Zero regen for max range?

Discussion in 'Hyundai Kona Electric' started by Kona in the Creek, May 7, 2019.

  1. Kona in the Creek

    Kona in the Creek New Member

    My wife and I are recent owners of a Kona Ultimate, and love the car. I have a question though about regeneration. Driving along at zero regen at a steady speed. click to level one, then level 2, then level three....and each advance in regen slows the car down, leaving the impression it takes more power to cruise along on the highway with regen on.

    This cannot be the case though, because the engineers would not default Eco mode to level 2 regen if doing so ate up range. Right?

    So, what I think is happening, is each level of regen varies the amount of power available to the motor, so advancing through the levels decreases total power available to the motor. Moving at the same speed will use a progressively higher level of the available power, although the actual power consumption to maintain speed does not change.

    Is this right, or is there a better explanation?
  2. popnfrresh

    popnfrresh Member

    Ive found when the regen is on, you need to use more power to overcome the regen. It doesnt seem to hurt range since while you are using more power, you are getting it back in regen at same time.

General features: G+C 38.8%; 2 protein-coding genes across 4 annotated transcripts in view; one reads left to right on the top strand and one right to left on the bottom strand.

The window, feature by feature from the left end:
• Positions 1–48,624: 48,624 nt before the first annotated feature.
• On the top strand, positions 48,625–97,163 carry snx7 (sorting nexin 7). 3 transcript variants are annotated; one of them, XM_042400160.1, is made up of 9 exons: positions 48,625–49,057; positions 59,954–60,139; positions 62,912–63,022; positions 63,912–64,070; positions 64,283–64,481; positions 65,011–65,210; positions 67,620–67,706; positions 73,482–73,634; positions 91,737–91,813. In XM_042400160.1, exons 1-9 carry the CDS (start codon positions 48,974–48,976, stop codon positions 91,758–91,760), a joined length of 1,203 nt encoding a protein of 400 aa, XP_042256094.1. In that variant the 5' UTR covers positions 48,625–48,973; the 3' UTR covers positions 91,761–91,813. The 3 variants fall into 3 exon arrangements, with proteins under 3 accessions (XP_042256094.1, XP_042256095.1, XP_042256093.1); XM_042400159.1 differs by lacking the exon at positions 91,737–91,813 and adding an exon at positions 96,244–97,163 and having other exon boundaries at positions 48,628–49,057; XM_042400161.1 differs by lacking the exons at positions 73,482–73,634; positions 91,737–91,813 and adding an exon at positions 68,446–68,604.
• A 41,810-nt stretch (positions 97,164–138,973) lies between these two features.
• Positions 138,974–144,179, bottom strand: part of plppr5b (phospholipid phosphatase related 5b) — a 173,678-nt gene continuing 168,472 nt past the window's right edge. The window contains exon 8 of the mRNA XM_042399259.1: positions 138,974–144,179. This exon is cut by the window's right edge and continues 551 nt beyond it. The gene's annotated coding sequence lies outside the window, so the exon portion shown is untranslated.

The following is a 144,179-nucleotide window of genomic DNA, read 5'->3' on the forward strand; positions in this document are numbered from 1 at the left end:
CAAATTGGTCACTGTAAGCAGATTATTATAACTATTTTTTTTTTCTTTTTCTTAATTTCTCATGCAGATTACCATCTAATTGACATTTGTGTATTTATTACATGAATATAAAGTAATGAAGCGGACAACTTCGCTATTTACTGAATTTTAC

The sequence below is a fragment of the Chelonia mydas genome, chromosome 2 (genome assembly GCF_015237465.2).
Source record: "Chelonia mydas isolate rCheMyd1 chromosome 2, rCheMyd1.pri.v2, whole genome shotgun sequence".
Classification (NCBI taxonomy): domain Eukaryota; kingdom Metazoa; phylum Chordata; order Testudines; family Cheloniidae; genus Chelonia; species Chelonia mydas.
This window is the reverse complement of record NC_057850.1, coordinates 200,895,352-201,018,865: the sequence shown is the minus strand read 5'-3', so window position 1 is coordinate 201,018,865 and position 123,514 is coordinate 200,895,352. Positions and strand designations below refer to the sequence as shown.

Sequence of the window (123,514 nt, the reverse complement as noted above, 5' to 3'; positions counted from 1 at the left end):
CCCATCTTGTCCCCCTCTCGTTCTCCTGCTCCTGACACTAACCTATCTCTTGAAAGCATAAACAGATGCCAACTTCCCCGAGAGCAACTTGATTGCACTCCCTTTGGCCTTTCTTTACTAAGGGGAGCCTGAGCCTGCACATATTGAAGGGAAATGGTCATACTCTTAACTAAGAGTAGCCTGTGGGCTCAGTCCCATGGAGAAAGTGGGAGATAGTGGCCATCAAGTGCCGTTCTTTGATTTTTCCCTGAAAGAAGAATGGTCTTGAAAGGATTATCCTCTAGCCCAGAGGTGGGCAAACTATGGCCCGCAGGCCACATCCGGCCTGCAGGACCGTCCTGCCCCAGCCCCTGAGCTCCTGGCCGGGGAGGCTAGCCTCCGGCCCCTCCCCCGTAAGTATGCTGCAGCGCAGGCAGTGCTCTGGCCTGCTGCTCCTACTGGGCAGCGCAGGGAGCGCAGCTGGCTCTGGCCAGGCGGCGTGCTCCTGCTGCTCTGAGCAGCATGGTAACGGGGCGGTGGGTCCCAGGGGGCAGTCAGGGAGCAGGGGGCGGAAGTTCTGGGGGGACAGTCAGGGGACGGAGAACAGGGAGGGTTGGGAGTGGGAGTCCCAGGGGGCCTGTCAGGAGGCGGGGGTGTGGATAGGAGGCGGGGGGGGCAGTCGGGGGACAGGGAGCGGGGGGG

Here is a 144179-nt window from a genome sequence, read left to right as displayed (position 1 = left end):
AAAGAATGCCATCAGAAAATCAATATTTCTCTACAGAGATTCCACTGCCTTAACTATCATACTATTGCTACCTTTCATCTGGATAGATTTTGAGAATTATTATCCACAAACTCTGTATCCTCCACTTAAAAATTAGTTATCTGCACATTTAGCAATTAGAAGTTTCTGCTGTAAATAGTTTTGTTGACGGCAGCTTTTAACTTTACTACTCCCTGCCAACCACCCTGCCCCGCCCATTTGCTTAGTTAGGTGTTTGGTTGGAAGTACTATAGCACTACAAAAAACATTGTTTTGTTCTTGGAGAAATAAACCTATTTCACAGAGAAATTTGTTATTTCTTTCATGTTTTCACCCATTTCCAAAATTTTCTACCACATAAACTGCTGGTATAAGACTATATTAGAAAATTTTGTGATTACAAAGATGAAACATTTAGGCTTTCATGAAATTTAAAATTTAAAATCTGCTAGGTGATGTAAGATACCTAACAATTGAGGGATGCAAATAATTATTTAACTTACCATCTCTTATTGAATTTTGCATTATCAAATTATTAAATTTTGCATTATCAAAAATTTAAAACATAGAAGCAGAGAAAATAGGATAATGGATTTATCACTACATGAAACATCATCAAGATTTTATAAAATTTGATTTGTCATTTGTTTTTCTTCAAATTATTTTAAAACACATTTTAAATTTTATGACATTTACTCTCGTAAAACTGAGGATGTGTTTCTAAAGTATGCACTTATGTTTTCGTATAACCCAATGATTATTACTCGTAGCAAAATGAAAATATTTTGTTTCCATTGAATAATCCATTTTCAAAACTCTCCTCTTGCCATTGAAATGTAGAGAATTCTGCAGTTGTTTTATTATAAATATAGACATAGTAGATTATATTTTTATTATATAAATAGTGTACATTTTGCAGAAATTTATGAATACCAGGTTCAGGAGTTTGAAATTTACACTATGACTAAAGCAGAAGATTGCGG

That being said, I have found 0 regen is best for highway and use paddles to change if needed. I also use 0 regen while driving in suburban and coast until braking is needed and use paddles.

    Im getting between 5 and 5.3 miles per kwh. 330 - 350 miles range on a ~260 epa.
    Mattsburgh likes this.
  3. KonaTom

    KonaTom Active Member

    I’m starting to drive highways with zero and level one in town. I do set smart regen, and it is quite amazing.
    I seem to get better range but haven’t done detailed study. When you press the brake pedal, it uses regen until you press hard. I can see four bars of regen using brake pedal. When I approach cars, the smart regen activates, even if cars pull in front of me, then it reverts back to my set regen level. Going downhill the smart regen activates too. For new owners of evs, this may be a good setting, as it behaves much like an ICE
  4. Mattsburgh

    Mattsburgh Active Member

    Personally I think 0 regen is the best option for highway and even some city driving depending on how flat the roads are and how often you have to slow down or stop.

    I'm also starting to wonder if drive mode regen levels are slightly different. That is, I could swear the regen level 1 in sport mode doesn't feel as heavy and restricting as level 1 in Normal or Econ mode. But I haven't driven enough to decide for sure, maybe I'm just imagining it.
    KiwiME likes this.
  5. eastpole

    eastpole Member

    I think you all understand what's happening, but not everyone reading the thread later will. So, just to try to influence the language being used in this thread -- the regen level is not affecting available power, and certainly not the power required to cruise at a certain speed on the freeway.